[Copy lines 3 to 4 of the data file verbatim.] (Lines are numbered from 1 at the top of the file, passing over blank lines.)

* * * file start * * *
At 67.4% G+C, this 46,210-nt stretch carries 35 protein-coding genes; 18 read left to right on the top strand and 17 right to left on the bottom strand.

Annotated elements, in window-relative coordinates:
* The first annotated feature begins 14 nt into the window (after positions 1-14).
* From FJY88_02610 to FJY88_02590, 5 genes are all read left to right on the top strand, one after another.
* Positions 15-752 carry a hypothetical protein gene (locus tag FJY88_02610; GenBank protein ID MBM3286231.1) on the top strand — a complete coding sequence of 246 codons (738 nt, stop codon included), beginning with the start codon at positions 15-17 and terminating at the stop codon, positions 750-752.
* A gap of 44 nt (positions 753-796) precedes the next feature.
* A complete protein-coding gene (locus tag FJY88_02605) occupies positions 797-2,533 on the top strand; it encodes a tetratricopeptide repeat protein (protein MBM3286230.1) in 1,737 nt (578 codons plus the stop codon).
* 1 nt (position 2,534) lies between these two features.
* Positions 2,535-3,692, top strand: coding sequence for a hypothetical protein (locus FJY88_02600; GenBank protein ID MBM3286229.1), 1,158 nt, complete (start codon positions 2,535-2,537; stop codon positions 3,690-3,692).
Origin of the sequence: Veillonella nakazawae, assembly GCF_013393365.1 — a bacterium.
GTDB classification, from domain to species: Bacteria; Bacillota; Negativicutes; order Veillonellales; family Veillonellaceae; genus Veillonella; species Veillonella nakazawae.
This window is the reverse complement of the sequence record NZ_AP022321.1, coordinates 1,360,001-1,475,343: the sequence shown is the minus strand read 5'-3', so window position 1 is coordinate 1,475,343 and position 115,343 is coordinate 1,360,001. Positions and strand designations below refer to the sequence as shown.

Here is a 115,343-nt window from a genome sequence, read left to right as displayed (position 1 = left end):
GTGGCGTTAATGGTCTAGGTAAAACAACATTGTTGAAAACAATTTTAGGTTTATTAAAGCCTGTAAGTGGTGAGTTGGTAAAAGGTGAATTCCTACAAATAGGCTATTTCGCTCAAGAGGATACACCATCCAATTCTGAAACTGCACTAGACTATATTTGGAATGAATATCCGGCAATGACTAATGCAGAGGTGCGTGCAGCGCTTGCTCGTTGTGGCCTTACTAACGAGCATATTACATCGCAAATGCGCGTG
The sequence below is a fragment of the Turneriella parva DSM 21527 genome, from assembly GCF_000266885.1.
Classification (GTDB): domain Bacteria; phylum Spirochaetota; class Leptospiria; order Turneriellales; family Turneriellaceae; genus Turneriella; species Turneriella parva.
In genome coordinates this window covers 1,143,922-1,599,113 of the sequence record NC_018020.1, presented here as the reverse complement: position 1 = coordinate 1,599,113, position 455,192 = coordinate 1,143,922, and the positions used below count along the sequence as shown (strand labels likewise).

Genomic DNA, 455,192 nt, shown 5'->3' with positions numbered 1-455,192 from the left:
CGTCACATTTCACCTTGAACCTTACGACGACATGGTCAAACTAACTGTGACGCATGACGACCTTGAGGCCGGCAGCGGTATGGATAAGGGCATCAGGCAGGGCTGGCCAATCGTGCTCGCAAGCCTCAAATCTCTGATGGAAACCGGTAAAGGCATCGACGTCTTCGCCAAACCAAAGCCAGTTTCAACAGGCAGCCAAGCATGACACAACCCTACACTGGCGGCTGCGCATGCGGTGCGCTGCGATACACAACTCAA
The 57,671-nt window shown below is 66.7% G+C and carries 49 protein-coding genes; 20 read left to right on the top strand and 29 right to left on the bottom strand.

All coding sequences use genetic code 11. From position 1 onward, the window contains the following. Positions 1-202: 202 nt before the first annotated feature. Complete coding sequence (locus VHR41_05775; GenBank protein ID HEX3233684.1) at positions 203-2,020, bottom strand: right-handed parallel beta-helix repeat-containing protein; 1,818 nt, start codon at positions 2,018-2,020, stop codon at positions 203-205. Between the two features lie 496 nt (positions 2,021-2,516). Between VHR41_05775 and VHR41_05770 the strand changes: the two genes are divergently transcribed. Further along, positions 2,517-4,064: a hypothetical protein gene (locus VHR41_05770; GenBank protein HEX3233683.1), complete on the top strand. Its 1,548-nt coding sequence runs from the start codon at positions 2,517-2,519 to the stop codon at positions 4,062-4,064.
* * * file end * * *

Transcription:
* The first annotated feature begins 14 nt into the window (after positions 1-14).
* From FJY88_02610 to FJY88_02590, 5 genes are all read left to right on the top strand, one after another.